Investigators at University of Sydney, Australia, and 14 international centers assessed the utility and safety of rituximab in 144 children (median age 8 years, range 0.7-17; 103 female) with autoimmune and inflammatory disorders of the CNS. These included NMDAR encephalitis in 39 patients, opsoclonus myoclonus ataxia syndrome in 32, neuromyelitis optica spectrum disorder in 20, lupus erythematosus in 18, and other neuroinflammatory disorders in 35. A standardized questionnaire and Rankin Scale were used for a retrospective evaluation of treatment outcome. Infusion adverse events occurred in 18/144 (12.5%), including anaphylaxis in 3, and infection in 11 (7.6%), 2 of whom died. Benefit was reported in 125 (87%) patients, greater in patients treated early. The off-label use of rituximab should be restricted to disorders having significant morbidity and mortality.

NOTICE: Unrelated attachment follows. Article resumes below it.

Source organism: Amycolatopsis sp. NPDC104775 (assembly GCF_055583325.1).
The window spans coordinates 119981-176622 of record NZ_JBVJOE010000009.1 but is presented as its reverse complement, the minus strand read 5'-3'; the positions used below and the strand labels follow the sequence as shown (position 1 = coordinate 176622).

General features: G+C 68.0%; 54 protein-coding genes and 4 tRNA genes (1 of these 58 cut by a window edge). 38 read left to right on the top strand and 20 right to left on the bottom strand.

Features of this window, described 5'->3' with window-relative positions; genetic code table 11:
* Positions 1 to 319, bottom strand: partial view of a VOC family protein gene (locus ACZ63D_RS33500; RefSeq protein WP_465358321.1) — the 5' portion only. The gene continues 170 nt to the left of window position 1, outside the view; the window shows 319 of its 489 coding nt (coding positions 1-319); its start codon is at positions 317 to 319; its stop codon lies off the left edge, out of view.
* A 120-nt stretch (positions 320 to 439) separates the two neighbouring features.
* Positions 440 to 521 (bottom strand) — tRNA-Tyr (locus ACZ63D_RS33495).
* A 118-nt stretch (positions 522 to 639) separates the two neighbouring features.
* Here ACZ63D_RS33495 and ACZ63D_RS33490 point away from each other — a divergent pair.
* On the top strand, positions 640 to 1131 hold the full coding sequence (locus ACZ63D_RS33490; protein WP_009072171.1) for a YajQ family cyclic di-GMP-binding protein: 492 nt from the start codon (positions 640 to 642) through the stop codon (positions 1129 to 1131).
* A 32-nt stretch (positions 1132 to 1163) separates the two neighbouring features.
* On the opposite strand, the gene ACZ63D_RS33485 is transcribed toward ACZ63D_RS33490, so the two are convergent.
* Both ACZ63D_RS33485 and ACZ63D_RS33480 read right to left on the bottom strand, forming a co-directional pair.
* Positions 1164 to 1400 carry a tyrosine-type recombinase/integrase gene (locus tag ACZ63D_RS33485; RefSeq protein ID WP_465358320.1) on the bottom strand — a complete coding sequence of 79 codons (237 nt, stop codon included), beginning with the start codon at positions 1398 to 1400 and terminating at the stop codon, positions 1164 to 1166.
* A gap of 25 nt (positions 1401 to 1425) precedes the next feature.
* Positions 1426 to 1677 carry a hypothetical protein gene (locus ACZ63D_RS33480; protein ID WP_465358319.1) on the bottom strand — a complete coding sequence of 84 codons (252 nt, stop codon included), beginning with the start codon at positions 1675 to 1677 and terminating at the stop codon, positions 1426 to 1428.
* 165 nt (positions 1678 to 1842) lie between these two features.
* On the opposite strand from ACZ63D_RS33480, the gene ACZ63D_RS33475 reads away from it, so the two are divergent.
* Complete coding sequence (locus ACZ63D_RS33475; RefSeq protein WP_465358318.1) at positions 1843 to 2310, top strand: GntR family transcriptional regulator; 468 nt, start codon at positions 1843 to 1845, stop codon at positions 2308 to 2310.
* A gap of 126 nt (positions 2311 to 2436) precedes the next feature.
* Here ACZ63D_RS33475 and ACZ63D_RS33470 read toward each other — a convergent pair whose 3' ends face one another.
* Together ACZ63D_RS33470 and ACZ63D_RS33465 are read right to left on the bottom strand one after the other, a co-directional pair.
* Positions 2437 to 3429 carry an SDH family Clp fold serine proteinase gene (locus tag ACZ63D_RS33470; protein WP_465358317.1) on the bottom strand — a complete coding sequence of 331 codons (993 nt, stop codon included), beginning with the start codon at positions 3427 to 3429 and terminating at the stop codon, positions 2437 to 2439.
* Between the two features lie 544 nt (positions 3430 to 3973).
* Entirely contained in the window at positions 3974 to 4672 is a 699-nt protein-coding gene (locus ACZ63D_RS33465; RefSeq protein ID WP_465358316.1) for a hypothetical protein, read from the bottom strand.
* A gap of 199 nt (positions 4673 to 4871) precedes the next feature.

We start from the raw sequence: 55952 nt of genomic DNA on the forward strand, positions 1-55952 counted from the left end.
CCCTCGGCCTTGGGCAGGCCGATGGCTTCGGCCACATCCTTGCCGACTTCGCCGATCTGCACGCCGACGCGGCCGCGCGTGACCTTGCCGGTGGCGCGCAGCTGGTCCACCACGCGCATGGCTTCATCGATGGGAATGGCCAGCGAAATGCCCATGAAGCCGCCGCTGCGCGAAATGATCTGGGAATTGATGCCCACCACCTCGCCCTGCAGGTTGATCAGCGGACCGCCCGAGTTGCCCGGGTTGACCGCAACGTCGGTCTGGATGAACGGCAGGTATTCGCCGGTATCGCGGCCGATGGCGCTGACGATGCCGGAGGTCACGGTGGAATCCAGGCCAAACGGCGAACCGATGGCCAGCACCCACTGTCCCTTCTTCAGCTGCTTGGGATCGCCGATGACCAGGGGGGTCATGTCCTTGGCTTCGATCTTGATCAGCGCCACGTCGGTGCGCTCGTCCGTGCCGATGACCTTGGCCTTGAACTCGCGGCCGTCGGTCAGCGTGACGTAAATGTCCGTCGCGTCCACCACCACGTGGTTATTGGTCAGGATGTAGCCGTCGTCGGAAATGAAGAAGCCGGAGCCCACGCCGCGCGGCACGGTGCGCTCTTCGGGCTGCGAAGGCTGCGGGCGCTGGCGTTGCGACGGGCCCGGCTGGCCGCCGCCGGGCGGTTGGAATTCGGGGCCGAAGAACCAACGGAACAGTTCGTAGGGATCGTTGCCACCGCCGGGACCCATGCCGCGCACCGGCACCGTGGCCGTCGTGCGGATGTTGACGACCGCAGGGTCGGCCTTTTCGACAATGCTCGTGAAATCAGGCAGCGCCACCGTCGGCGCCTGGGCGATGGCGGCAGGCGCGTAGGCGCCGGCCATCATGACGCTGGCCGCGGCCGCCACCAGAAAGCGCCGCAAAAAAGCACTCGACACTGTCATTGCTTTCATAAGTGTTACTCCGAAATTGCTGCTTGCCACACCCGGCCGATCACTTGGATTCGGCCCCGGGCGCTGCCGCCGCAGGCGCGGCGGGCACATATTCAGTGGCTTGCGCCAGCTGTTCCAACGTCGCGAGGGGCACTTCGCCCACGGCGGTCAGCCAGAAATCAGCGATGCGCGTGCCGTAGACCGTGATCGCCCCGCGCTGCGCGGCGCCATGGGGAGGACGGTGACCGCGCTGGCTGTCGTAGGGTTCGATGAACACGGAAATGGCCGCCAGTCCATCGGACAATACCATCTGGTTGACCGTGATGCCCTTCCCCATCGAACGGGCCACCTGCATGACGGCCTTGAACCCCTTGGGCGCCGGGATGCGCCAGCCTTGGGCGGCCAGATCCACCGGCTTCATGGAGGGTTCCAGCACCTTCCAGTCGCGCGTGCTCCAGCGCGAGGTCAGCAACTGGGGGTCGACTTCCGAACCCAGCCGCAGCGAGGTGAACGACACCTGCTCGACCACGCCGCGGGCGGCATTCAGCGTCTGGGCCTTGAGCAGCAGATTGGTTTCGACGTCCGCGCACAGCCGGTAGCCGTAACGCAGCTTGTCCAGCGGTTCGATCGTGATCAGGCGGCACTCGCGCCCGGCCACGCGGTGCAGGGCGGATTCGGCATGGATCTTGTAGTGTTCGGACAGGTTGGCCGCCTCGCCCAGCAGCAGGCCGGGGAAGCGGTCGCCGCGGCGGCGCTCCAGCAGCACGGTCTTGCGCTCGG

COMMENTARY. Suggested guidelines for rituximab treatment in children with neuroimmunologic conditions are listed in an editorial . Originally approved by the FDA in 1997 for the treatment of B-cell non-Hodgkin lymphoma and later for rheumatoid arthritis, more recently it has been used in a variety of autoimmune disorders including multiple sclerosis.